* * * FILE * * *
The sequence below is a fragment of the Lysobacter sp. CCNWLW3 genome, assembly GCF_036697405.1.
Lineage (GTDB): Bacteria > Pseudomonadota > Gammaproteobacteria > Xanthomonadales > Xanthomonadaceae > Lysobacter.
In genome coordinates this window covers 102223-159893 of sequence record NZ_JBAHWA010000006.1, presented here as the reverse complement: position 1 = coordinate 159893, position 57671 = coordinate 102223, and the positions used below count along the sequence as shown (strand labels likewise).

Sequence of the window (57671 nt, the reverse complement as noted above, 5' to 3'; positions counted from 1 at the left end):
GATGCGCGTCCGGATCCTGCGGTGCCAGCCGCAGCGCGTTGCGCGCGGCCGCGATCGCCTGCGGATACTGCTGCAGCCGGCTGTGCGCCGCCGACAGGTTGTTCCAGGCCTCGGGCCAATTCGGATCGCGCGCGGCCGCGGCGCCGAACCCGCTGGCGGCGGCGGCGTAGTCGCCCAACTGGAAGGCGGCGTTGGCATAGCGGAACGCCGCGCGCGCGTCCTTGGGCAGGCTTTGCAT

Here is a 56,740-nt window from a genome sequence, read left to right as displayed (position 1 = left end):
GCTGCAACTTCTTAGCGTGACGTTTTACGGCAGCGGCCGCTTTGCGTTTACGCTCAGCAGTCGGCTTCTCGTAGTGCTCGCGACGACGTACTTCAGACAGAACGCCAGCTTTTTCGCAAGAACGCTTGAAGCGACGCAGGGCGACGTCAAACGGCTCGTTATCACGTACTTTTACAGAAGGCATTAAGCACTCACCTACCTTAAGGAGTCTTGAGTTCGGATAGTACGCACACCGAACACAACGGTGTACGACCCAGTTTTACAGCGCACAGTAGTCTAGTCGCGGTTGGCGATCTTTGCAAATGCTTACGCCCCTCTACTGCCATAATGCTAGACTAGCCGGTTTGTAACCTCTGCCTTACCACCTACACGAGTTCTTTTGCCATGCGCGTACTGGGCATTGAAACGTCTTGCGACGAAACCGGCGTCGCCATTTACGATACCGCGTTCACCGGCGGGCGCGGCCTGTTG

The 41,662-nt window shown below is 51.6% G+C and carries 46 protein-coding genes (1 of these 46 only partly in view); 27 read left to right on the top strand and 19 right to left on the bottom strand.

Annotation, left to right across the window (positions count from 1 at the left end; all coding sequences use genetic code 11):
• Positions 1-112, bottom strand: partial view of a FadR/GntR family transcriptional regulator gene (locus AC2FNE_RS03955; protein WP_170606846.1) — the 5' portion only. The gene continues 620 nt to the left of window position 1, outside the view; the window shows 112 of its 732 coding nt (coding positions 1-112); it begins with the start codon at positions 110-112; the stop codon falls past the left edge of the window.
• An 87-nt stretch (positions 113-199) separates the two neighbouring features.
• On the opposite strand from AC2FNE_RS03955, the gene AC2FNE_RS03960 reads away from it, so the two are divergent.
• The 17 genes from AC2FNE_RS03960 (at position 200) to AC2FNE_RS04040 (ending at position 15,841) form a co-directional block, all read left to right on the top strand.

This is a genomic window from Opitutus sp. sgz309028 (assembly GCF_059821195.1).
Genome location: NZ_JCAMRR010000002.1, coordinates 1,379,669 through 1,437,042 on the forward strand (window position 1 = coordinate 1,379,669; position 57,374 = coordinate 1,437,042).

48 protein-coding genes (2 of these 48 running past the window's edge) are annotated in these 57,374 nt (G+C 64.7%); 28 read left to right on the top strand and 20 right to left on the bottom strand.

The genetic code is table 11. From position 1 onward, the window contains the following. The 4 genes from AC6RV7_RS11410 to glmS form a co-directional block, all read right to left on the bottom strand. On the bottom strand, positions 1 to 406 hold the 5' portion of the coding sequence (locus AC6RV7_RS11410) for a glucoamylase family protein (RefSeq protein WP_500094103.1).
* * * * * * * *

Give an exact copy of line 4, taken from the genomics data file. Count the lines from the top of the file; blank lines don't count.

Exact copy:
Sequence of the window (57671 nt, the reverse complement as noted above, 5' to 3'; positions counted from 1 at the left end):